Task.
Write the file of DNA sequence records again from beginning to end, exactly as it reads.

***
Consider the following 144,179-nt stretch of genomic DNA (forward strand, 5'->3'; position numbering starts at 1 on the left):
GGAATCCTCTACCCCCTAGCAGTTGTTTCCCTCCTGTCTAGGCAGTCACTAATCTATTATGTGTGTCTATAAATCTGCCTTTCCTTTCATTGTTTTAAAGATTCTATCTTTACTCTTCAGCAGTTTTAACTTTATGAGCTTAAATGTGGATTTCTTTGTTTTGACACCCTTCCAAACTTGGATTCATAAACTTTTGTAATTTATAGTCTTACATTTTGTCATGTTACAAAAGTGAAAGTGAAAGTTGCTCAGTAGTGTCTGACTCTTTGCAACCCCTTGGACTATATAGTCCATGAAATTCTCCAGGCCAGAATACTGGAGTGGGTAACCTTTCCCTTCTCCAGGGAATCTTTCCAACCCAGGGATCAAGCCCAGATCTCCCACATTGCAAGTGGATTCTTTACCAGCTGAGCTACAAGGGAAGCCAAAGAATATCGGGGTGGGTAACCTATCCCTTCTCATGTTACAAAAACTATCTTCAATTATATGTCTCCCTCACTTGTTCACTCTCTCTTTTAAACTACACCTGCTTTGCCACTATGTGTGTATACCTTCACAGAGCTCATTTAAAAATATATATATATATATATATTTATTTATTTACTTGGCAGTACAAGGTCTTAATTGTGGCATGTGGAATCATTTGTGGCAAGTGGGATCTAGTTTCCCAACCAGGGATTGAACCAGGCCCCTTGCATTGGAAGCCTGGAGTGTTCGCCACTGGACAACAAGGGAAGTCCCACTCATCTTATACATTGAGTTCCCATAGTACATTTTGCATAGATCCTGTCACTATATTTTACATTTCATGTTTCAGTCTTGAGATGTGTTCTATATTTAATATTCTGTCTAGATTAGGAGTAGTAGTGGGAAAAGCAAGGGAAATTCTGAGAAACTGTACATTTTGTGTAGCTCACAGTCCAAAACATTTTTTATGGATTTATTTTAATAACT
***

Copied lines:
Consider the following 144,179-nt stretch of genomic DNA (forward strand, 5'->3'; position numbering starts at 1 on the left):
GGAATCCTCTACCCCCTAGCAGTTGTTTCCCTCCTGTCTAGGCAGTCACTAATCTATTATGTGTGTCTATAAATCTGCCTTTCCTTTCATTGTTTTAAAGATTCTATCTTTACTCTTCAGCAGTTTTAACTTTATGAGCTTAAATGTGGATTTCTTTGTTTTGACACCCTTCCAAACTTGGATTCATAAACTTTTGTAATTTATAGTCTTACATTTTGTCATGTTACAAAAGTGAAAGTGAAAGTTGCTCAGTAGTGTCTGACTCTTTGCAACCCCTTGGACTATATAGTCCATGAAATTCTCCAGGCCAGAATACTGGAGTGGGTAACCTTTCCCTTCTCCAGGGAATCTTTCCAACCCAGGGATCAAGCCCAGATCTCCCACATTGCAAGTGGATTCTTTACCAGCTGAGCTACAAGGGAAGCCAAAGAATATCGGGGTGGGTAACCTATCCCTTCTCATGTTACAAAAACTATCTTCAATTATATGTCTCCCTCACTTGTTCACTCTCTCTTTTAAACTACACCTGCTTTGCCACTATGTGTGTATACCTTCACAGAGCTCATTTAAAAATATATATATATATATATATTTATTTATTTACTTGGCAGTACAAGGTCTTAATTGTGGCATGTGGAATCATTTGTGGCAAGTGGGATCTAGTTTCCCAACCAGGGATTGAACCAGGCCCCTTGCATTGGAAGCCTGGAGTGTTCGCCACTGGACAACAAGGGAAGTCCCACTCATCTTATACATTGAGTTCCCATAGTACATTTTGCATAGATCCTGTCACTATATTTTACATTTCATGTTTCAGTCTTGAGATGTGTTCTATATTTAATATTCTGTCTAGATTAGGAGTAGTAGTGGGAAAAGCAAGGGAAATTCTGAGAAACTGTACATTTTGTGTAGCTCACAGTCCAAAACATTTTTTATGGATTTATTTTAATAACT